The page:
David Shultz in Science:
Is my yellow the same as your yellow? Does your pain feel like my pain? The question of whether the human consciousness is subjective or objective is largely philosophical. But the line between consciousness and unconsciousness is a bit easier to measure. In a new study of how anesthetic drugs affect the brain, researchers suggest that our experience of reality is the product of a delicate balance of connectivity between neurons—too much or too little and consciousness slips away. “It's a very nice study,” says neuroscientist Melanie Boly at the University of Wisconsin, Madison, who was not involved in the work. “The conclusions that they draw are justified.” Previous studies of the brain have revealed the importance of “cortical integration” in maintaining consciousness, meaning that the brain must process and combine multiple inputs from different senses at once. Our experience of an orange, for example, is made up of sight, smell, taste, touch, and the recollection of our previous experiences with the fruit. The brain merges all of these inputs—photons, aromatic molecules, etc.—into our subjective experience of the object in that moment. “There is new meaning created by the interaction of things,” says Enzo Tagliazucchi, a physicist at the Institute for Medical Psychology in Kiel, Germany. Consciousness ascribes meaning to the pattern of photons hitting your retina, thus differentiating you from a digital camera. Although the brain still receives these data when we lose consciousness, no coherent sense of reality can be assembled.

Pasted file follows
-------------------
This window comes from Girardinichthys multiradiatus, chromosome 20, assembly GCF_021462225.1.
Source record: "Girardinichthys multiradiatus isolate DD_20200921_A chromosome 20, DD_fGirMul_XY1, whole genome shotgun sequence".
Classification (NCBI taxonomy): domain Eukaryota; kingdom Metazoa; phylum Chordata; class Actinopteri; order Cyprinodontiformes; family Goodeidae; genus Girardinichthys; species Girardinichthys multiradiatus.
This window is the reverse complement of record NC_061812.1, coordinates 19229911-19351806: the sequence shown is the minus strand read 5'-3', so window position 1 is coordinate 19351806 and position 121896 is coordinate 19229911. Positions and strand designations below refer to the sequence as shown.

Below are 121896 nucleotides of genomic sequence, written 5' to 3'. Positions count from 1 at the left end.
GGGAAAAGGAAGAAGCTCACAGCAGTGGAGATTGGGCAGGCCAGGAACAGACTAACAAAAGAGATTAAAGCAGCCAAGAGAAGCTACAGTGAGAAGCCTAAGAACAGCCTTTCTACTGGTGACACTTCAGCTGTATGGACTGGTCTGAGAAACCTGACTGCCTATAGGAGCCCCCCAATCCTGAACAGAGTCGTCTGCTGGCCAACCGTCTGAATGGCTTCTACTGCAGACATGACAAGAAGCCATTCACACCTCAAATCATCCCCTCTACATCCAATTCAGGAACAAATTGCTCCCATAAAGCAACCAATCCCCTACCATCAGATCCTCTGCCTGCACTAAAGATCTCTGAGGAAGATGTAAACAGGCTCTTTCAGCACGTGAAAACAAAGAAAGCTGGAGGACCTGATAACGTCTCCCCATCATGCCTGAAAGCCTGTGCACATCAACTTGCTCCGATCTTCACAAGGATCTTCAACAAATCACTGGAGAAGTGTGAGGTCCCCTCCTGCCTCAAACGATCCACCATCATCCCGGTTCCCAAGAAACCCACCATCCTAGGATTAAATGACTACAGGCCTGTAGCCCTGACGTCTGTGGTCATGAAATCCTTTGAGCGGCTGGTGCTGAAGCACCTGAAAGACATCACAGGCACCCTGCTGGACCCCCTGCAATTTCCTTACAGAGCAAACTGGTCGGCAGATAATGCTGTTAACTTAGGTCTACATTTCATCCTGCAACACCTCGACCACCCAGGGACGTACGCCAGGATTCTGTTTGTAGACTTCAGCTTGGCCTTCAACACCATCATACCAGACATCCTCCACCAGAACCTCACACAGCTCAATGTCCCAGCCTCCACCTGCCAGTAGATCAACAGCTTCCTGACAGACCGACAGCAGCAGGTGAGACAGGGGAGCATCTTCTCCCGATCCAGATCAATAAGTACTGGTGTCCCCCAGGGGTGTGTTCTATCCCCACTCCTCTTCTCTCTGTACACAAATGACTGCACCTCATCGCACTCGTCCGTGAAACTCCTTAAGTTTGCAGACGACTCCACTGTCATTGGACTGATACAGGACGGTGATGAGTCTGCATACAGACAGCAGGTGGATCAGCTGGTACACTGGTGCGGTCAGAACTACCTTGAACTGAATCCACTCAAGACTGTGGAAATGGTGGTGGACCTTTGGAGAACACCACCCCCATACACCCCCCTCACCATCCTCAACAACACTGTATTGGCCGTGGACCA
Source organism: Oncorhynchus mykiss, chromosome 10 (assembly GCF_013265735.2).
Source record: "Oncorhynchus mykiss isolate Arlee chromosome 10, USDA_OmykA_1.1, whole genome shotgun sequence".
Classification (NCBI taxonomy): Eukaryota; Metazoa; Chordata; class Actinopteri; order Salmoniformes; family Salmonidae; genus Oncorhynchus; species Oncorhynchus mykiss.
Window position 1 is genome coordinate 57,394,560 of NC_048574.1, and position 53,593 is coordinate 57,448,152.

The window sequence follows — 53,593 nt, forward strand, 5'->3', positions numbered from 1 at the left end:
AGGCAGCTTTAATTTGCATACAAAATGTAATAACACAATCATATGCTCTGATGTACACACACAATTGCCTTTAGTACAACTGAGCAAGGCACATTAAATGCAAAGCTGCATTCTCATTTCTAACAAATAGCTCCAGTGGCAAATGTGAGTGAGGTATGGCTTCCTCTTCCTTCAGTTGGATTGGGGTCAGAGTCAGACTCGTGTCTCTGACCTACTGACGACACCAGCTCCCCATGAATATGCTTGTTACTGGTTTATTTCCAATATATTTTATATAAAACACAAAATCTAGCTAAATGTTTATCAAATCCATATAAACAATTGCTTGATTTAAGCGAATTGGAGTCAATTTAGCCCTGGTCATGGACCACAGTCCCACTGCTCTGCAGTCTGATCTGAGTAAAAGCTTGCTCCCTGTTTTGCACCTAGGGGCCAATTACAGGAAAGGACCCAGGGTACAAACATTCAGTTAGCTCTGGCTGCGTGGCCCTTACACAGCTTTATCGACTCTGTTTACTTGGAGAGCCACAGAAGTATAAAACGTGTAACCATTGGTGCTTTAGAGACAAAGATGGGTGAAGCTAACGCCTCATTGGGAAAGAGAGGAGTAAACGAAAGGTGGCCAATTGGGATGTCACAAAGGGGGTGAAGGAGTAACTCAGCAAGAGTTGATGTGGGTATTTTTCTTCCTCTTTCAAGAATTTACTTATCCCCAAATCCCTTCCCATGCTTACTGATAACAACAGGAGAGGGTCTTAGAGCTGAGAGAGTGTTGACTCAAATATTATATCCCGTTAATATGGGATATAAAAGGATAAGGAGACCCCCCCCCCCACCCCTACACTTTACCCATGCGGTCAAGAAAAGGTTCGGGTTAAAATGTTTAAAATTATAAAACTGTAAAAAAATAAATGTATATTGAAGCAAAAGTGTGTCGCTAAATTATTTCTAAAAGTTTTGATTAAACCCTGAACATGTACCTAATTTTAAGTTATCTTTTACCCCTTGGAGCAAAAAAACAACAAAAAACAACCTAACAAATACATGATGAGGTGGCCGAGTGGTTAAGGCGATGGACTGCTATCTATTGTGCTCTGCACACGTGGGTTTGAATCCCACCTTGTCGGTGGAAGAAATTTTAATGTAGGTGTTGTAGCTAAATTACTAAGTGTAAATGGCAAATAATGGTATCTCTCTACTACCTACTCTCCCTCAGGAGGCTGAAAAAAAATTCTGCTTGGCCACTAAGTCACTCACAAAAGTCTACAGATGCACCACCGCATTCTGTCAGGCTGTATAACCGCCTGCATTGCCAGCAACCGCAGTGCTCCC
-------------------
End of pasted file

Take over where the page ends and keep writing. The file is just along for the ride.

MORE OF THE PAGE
In order to look for the signature of consciousness in the brain, Tagliazucchi and his colleagues used a drug called propofol—an anesthetic drug used in surgery—to induce loss of consciousness in participants while they were inside a functional magnetic resonance imaging (fMRI) machine's scanner. fMRI works by tracking blood flow in the brain, which can be used as a real-time proxy for electrical activity when neurons fire. The team recorded data from 12 participants in states of wakefulness, ongoing sedation, unconsciousness, and recovery. The results, published online today in the Journal of the Royal Society Interface, show that brain activity varies widely between conscious and unconscious states. The difference may come down to how the brain “explores the space of its own possible configurations,” Tagliazucchi says.